The NutCracker 6 Hour Endurance Run & the Quest for the "Damn Yeti Jacket"!


With a slightly nauseous stomach and approaching the 16th mile marker, I already knew I was going to drop out.

We were practicing an 8/2 Run/Walk strategy that proved itself unlikeable (to me, anyway) and with the heat in the upper 80's and a seriously poor excuse for an aid station at mile 8, I had nothing more to prove. This would have been my nineth 50k finish had I kept going into the night with Heather and Emily.

Problem was... I just didn't want to.
So I dropped.

That event was to be a training run out in Farmville, Virginia called the Night Train 50k for The Yeti 100, Our first 100 Mile attempt  in September of 2017.

In addition to that 50k training run, we also had a 50 mile training run on the schedule as well which we ended up doing.  I finished that one.

The 100 miler came and went (read about it here!)  and we finished in just over the 23 hour mark.

It wasn't too long after the race that Jason Green, the RD for the Yeti 100 posted this challenge:



Now....

This sort of challenge proposes a problem!

Because if your running partner is the one and only Heather Gardiner... then you know as soon as her eyes laid sight on this post, we were going to be off in search of a 100k! This was the only distance that Heather needed to qualify for the jacket. And even though, no one to this day actually knows what this jacket looks like... It didn't matter! Throw out said challenge! Must meet, said challenge!

So a couple weeks later, still only having a ten miler as our longest run after Yeti, here we were, on the road to Cedar Point, NC to do a 100k at the Tideland 24 Hour Endurance Run in the Croatan National Forest so that Heather could get her "Damn Yeti Jacket" as she put it, and so eloquently, I might add!

Upon completion of the 100k, she had now qualified for the jacket... which left me only short a 50k! And had I known then what I knew now, I would have never dropped from Night Train earlier on in our training!

We had until the 28th of December to get his done, or until I had to get it done!

The hunt was on for a 50k! Ideally I would have loved to do Seashore Nature Trail which is taking place on the 17th of December and a race I had run fives times. I hadn't signed up this year because I did not know how the 100 miler would leave me. Hell.. I mean, I had visions of like... being so hurt that it was a possibility of never running again!! So I didn't sign up and by the time I had decided too, it was long gone sold out!

So the search shifted to ultrasignup and was wholly based on the distance we had to travel for it. We did not want to drive more than three or four hours to get there. We found a couple good options but settled on this one.. and I think it was the name that got me!

The Nutcracker Endurance Run - "Deck The Halls with Pain & Suffering"

This was a pretty diverse timed event as it offered a three hour, a six hour and twelve hour option. Only needing a 50k, the six hour was the obvious choice, and while not racing it or going after any PR's, we could still finish in about five hours based on our pace goal for the event.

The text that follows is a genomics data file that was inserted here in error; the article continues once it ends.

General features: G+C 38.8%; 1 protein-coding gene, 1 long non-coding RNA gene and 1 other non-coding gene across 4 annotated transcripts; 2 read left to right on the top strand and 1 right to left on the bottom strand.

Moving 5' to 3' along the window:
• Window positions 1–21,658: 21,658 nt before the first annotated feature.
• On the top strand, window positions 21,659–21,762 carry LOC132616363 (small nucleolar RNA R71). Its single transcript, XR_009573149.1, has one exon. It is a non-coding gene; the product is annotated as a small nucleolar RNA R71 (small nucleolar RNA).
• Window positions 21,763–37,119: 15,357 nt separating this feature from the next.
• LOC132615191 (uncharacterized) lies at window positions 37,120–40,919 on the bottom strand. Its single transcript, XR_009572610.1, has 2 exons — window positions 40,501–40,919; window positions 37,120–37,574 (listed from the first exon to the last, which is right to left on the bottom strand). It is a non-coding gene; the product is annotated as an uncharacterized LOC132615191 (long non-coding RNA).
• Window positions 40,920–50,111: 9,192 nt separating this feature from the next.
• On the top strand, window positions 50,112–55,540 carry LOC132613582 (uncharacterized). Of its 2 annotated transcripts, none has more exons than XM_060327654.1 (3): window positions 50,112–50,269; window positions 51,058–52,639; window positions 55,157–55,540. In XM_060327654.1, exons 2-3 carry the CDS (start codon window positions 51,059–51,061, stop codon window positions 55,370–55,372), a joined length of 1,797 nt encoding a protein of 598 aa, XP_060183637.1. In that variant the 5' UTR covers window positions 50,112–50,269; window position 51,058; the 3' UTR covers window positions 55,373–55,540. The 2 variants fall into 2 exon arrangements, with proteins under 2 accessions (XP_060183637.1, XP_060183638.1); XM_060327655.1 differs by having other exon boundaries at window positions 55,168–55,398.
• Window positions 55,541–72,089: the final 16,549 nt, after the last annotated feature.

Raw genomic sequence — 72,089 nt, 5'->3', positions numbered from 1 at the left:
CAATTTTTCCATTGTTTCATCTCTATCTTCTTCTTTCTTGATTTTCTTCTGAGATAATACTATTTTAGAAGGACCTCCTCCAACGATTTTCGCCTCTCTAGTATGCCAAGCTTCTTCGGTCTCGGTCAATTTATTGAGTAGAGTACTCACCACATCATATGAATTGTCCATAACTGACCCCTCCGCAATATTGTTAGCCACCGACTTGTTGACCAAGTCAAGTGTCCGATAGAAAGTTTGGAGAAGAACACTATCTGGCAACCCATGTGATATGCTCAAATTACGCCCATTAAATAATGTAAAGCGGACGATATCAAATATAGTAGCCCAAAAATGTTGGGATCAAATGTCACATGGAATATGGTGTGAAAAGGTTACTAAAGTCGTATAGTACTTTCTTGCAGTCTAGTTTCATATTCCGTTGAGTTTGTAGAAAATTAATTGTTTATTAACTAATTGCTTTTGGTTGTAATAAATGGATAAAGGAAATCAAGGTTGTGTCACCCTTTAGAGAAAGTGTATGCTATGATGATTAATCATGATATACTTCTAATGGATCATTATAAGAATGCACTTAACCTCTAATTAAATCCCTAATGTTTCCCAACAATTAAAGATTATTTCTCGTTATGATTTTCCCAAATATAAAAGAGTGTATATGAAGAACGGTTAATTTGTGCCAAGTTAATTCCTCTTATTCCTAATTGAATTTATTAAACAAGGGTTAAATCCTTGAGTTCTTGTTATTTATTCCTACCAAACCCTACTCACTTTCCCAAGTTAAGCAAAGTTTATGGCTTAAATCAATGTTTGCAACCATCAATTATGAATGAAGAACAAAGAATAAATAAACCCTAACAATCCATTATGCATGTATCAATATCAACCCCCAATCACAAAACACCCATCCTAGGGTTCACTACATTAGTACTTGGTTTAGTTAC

I said all this with the assumption that Heather, now a dignified Yeti Jacket Qualifier, would even run the race with me.. She had just completed all the major ultra distances. Would she even want to run this one with me?

Short answer: Of Course she would! :)

Race day was December 9th, 2017 and we had about 2-3 weeks to mentally prepare for the distance. Our longest run since the 100k had been 14 miles, but we had been running about that distance for about 3 weekends in a row as our long run, now in training for our spring marathon at One City in Newport News, Va.

We left Friday afternoon for the 3.5 hour road trip to Dunn, NC where we booked our hotel. A little dive we dropped about $59 on just for some shelter overnight. The weather during the drive was horrible, rain the entire trip and the forecast for the next days run didn't look any better. Temps in the 20's at best, with a high percentage of rain the whole day.

Start time was 7:30 AM Saturday morning.

We awoke to temperatures not as cold as we were expecting, about 36 degrees. But still very cold indeed. I dressed in running tights, shorts over top and three layers of shirts; one long sleeve and two short sleeves. I chose my trucker hat and my Altra buff over a toboggan and I had on synthetic crew socks and was wearing the Altra Paradigm that I had run the Yeti 100 in! I felt warm in the room and I knew I would warm up once we got moving.

As we drove into Erwin, the rain didn't seem to threatening. It was misting under a sky that turned gray the day before and we were hoping for some mercy out there.

On the approach to the starting site we noticed some tents that eluded us that we were in the right place. The start was set in Erwin's historic downtown area. A diner, a pizza place and some other businesses lined the road where the 12 hour participants left just more than hour earlier at 6:30 AM.